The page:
• Viscosity – Viscosity measures the resistance to flow in the volume of data.  This resistance can come from different data sources, friction from integration flow rates, and processing required to turn the data into insight.  Technologies to deal with viscosity include improved streaming, agile integration bus’, and complex event processing.
  • Virality – Virality describes how quickly information gets dispersed across people to people (P2P) networks.  Virality measures how quickly data is spread and shared to each unique node.  Time is a determinant factor along with rate of spread.

Figure 2. The Five V’s of Big Data

The Bottom Line: Big Data Provides The Key Element In Moving From Real Time To Right Time

Context represents the next frontier as we move to intelligent systems.  Big data systems and techniques will provide the key infrastructure in delivering context within business processes, across relationships, by geo spatial position, and within a time spectrum.  As engagement systems make the shift to experiential systems, expect context to provide the key filter in improving signal to noise ratios.  Big data provides the context required to move from real time to right time.

Catch Constellation’s Big Data Coverage From VP and Principal Analyst – Neil Raden

Upcoming Report: Analytics in the Organization: Types, Roles and Skills

“Analytics” is a critical component of enterprise architecture capabilities, though most organizations have only recently begun to develop experience using quantitative methods. This report discusses the role of analytics, why it is a difficult topic for many, and what actions you should take. It lays out the various meanings of analytics, provide a framework for aligning various types of analytics with associated roles and skill sets needed.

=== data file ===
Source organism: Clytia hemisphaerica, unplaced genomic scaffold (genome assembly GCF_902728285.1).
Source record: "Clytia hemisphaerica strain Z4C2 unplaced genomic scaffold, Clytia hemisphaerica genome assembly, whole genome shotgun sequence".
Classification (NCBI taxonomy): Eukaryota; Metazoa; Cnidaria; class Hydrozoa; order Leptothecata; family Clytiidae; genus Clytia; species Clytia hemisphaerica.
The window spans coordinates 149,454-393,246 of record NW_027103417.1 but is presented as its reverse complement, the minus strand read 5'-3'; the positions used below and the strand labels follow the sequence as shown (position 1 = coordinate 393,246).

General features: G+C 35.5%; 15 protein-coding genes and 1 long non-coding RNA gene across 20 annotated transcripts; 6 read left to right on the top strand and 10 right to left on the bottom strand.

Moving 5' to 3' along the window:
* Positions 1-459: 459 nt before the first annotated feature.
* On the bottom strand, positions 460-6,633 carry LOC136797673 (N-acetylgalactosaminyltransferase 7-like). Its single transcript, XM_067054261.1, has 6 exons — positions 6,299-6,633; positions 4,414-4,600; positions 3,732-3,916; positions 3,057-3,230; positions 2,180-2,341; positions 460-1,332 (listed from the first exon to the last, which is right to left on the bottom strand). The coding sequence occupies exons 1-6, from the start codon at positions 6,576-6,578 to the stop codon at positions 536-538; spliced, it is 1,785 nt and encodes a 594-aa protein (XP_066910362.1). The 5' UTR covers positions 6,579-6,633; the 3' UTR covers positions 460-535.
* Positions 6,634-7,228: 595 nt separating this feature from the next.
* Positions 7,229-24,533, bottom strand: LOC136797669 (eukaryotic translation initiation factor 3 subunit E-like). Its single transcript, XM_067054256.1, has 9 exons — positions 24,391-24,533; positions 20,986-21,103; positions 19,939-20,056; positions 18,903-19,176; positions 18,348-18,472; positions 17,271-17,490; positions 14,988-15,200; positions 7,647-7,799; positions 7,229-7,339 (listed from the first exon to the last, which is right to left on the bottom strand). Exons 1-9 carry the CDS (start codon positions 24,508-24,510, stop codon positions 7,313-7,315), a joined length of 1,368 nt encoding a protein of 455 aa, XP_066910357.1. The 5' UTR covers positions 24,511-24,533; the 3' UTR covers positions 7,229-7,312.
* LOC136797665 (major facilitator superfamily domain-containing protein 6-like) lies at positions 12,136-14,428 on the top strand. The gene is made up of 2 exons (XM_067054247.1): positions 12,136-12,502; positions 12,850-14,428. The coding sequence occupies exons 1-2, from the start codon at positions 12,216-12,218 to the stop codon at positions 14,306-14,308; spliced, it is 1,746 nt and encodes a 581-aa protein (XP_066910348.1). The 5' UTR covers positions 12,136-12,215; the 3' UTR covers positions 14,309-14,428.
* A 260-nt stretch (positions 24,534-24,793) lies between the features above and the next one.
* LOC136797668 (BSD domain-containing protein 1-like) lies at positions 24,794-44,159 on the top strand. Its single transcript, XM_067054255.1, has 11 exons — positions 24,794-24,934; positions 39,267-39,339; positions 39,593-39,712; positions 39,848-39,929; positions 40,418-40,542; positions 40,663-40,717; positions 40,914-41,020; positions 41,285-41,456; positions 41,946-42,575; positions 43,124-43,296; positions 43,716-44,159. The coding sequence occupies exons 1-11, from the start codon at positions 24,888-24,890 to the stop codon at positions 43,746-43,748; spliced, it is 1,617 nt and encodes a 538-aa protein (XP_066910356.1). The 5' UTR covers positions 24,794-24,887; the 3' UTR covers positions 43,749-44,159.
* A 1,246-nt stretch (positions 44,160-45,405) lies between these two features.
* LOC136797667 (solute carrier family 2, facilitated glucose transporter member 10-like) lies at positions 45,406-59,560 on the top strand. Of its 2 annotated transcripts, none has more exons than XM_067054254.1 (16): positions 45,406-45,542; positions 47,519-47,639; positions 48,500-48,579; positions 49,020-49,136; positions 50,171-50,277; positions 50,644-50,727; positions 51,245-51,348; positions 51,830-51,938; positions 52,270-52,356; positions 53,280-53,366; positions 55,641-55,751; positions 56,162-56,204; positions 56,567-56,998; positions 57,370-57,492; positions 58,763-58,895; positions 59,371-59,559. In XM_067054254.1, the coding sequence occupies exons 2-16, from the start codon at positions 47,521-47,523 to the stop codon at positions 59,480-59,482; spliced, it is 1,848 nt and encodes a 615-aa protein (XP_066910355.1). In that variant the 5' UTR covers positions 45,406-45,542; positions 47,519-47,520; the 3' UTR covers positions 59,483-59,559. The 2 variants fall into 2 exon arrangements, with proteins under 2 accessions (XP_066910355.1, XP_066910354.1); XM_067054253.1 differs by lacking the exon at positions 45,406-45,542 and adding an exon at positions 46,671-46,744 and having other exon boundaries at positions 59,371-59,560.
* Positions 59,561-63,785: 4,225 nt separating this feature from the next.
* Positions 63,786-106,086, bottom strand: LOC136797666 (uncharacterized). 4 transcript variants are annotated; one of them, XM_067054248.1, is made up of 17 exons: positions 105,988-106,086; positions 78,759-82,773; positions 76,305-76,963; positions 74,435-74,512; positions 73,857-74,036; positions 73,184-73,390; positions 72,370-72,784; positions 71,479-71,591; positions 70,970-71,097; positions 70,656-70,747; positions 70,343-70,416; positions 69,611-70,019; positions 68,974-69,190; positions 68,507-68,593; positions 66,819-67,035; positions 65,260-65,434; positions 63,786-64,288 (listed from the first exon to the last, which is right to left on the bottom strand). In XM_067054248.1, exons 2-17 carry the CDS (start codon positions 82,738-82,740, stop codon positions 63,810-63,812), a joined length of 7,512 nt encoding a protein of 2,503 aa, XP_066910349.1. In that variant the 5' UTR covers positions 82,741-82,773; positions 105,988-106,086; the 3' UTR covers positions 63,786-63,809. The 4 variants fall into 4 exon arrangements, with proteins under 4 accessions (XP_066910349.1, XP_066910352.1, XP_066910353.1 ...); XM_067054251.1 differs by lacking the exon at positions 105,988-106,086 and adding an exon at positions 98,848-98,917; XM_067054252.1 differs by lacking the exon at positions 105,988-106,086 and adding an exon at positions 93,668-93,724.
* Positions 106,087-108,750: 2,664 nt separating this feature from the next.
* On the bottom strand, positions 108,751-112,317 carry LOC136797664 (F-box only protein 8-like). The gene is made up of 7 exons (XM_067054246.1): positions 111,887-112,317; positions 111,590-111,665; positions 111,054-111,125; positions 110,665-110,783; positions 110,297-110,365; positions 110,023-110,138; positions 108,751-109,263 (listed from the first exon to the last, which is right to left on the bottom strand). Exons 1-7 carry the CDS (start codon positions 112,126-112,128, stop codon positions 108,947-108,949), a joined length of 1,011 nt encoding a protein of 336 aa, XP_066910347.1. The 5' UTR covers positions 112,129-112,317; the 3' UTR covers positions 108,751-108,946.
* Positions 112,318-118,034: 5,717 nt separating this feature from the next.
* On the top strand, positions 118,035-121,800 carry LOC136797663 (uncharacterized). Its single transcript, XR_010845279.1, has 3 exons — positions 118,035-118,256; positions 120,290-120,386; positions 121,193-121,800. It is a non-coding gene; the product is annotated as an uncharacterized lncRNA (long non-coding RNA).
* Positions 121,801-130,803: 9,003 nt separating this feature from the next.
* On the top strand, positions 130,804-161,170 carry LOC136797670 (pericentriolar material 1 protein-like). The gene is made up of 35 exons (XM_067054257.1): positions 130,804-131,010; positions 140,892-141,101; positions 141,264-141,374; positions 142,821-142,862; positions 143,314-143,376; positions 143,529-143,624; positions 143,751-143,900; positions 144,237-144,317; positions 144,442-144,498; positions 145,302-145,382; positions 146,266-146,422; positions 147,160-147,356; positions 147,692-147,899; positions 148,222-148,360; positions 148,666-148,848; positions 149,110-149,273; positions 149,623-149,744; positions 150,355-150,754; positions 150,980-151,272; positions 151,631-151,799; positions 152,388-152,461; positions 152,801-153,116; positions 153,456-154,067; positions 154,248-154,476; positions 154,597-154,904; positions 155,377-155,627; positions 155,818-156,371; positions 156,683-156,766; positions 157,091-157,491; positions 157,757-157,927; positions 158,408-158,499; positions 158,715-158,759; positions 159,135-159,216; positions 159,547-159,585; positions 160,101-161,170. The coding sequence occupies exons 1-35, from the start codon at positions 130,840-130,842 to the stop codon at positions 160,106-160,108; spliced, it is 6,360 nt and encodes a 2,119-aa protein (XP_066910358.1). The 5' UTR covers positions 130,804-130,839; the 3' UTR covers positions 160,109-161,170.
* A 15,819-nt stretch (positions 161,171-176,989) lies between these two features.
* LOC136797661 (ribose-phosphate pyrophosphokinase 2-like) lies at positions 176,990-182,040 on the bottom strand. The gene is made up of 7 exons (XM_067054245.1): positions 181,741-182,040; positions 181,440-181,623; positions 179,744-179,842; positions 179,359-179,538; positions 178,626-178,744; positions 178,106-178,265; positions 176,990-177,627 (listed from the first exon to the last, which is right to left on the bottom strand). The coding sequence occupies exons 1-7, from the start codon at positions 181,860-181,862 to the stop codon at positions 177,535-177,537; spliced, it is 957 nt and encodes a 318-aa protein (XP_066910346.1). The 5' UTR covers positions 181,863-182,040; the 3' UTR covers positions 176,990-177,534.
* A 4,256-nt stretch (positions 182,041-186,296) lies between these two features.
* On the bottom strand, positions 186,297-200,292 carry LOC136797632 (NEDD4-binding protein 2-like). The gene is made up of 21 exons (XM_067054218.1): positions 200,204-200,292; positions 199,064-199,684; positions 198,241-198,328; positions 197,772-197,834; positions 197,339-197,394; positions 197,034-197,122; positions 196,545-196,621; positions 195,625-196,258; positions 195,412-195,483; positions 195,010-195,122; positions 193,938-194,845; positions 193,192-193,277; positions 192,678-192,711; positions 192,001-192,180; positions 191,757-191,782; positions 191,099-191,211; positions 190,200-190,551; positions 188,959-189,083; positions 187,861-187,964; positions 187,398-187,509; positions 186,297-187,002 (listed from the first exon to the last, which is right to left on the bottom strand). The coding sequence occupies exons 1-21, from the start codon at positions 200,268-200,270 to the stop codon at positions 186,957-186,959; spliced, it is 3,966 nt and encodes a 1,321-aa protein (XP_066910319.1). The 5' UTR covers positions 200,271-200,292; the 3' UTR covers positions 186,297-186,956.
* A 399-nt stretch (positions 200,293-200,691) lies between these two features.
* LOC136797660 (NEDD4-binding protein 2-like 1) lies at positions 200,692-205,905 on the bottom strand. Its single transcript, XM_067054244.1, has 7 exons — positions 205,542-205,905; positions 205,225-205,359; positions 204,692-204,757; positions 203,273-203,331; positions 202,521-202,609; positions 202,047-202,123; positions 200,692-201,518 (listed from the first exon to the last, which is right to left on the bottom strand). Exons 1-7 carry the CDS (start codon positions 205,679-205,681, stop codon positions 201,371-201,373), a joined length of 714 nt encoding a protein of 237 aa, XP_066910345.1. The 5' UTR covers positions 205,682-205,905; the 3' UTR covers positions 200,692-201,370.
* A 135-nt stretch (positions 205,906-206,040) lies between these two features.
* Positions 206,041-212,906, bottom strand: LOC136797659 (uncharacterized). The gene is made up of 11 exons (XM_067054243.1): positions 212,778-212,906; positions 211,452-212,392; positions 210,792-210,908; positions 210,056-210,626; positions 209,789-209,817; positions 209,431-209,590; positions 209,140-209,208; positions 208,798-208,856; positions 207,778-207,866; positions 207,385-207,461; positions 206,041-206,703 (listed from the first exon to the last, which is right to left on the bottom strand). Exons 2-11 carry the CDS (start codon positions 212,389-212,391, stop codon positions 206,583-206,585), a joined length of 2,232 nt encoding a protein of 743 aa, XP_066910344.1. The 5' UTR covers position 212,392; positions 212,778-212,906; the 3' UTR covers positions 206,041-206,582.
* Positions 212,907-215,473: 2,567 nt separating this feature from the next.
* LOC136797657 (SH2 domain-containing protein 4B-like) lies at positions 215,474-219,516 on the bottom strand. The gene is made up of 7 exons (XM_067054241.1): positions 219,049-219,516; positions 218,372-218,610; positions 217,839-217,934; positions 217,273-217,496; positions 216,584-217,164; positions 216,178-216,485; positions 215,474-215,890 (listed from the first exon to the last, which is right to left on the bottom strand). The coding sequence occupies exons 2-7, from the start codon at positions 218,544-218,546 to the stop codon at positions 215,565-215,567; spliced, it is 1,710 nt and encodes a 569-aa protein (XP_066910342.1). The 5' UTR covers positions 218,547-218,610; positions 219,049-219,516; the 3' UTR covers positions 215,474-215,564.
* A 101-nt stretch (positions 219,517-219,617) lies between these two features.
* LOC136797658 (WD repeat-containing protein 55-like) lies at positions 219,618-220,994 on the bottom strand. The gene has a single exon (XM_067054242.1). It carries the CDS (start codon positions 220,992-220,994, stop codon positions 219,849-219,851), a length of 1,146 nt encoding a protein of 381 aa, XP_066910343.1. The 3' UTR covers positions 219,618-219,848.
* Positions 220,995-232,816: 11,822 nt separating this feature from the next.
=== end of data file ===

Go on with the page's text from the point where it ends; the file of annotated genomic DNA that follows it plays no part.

Blog Post: What Is a Data Scientist (and What Isn’t)

Big Data doesn’t happen by itself. Because the tools and techniques are different from traditional Data Warehousing/Business Intelligence approaches, big Data requires different skills. This role has become known as the Data Scientist. Have a look at analyst Neil Raden’s take on the data scientist.

Watch for the following:

  • Here is all my stuff: Select what you like:
  • Understanding Data: Mechanical MDM, Ontology, Machine Learing
  • Future of IBM’s Watson
  • Tainted Truth: How to Read Statistical Research
  • noSql: The End of the Relational Database
  • Analytical Platforms: Revenge of the Relatioal Database
  • Next Wave of BI
  • The Data Scientist
  • Planning and Performance Management Supercharged with ANalytics
  • Hadoop vs. ETL vs. ELT
  • CEP: From Product Class to Wider Application
  • Real-Time Decision-Making: Where It Fits
  • Are Rules-Based Management Systems Dead?
  • Skills Checklist for Big Data
  • Skills Checklist for Business Analytics
  • Interactive Data Visualization
  • Let the Gorillas Write the Script: Forget Requirements
  • Data Warehouse Rescue: What to Do with your Legacy Warehouse
  • BI Rescue: What to Do with your Legacy BI

Your POV

What business problem will require you to start with Big Data?  What are the key outcomes?  Where do you expect to move the needle?   Add your comments to the blog or send us a comment at R (at) SoftwareInsider (dot) org or R (at) ConstellationRG (dot) com

Resources